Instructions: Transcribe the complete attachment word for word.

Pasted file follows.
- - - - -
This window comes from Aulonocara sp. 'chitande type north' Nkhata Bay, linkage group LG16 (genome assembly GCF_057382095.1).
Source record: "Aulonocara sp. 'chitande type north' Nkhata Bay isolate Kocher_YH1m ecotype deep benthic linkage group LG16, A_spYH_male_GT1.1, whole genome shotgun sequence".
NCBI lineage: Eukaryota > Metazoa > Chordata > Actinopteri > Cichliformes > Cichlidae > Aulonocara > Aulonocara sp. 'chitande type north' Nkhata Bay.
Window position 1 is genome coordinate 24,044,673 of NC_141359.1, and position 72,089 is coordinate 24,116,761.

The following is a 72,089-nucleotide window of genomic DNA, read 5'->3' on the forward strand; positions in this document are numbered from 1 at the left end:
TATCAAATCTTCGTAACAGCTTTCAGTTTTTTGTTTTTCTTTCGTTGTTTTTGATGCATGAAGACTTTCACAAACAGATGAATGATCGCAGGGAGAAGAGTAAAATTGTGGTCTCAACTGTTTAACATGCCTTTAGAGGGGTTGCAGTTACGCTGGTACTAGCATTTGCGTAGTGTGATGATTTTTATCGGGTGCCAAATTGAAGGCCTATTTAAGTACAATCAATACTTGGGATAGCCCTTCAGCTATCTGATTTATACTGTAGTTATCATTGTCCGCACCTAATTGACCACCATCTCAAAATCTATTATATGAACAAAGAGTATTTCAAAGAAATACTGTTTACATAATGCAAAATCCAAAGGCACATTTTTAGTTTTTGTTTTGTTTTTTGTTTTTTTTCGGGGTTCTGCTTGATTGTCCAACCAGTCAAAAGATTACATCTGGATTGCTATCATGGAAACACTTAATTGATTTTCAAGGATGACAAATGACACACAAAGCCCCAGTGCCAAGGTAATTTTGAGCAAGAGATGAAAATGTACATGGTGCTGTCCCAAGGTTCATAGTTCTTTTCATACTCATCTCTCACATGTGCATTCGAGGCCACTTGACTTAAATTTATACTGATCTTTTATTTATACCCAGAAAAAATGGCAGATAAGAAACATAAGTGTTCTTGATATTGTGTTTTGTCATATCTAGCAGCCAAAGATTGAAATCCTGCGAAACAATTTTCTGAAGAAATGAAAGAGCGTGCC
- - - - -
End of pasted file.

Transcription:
This window comes from Aulonocara sp. 'chitande type north' Nkhata Bay, linkage group LG16 (genome assembly GCF_057382095.1).
Source record: "Aulonocara sp. 'chitande type north' Nkhata Bay isolate Kocher_YH1m ecotype deep benthic linkage group LG16, A_spYH_male_GT1.1, whole genome shotgun sequence".
NCBI lineage: Eukaryota > Metazoa > Chordata > Actinopteri > Cichliformes > Cichlidae > Aulonocara > Aulonocara sp. 'chitande type north' Nkhata Bay.
Window position 1 is genome coordinate 24,044,673 of NC_141359.1, and position 72,089 is coordinate 24,116,761.

The following is a 72,089-nucleotide window of genomic DNA, read 5'->3' on the forward strand; positions in this document are numbered from 1 at the left end:
TATCAAATCTTCGTAACAGCTTTCAGTTTTTTGTTTTTCTTTCGTTGTTTTTGATGCATGAAGACTTTCACAAACAGATGAATGATCGCAGGGAGAAGAGTAAAATTGTGGTCTCAACTGTTTAACATGCCTTTAGAGGGGTTGCAGTTACGCTGGTACTAGCATTTGCGTAGTGTGATGATTTTTATCGGGTGCCAAATTGAAGGCCTATTTAAGTACAATCAATACTTGGGATAGCCCTTCAGCTATCTGATTTATACTGTAGTTATCATTGTCCGCACCTAATTGACCACCATCTCAAAATCTATTATATGAACAAAGAGTATTTCAAAGAAATACTGTTTACATAATGCAAAATCCAAAGGCACATTTTTAGTTTTTGTTTTGTTTTTTGTTTTTTTTCGGGGTTCTGCTTGATTGTCCAACCAGTCAAAAGATTACATCTGGATTGCTATCATGGAAACACTTAATTGATTTTCAAGGATGACAAATGACACACAAAGCCCCAGTGCCAAGGTAATTTTGAGCAAGAGATGAAAATGTACATGGTGCTGTCCCAAGGTTCATAGTTCTTTTCATACTCATCTCTCACATGTGCATTCGAGGCCACTTGACTTAAATTTATACTGATCTTTTATTTATACCCAGAAAAAATGGCAGATAAGAAACATAAGTGTTCTTGATATTGTGTTTTGTCATATCTAGCAGCCAAAGATTGAAATCCTGCGAAACAATTTTCTGAAGAAATGAAAGAGCGTGCC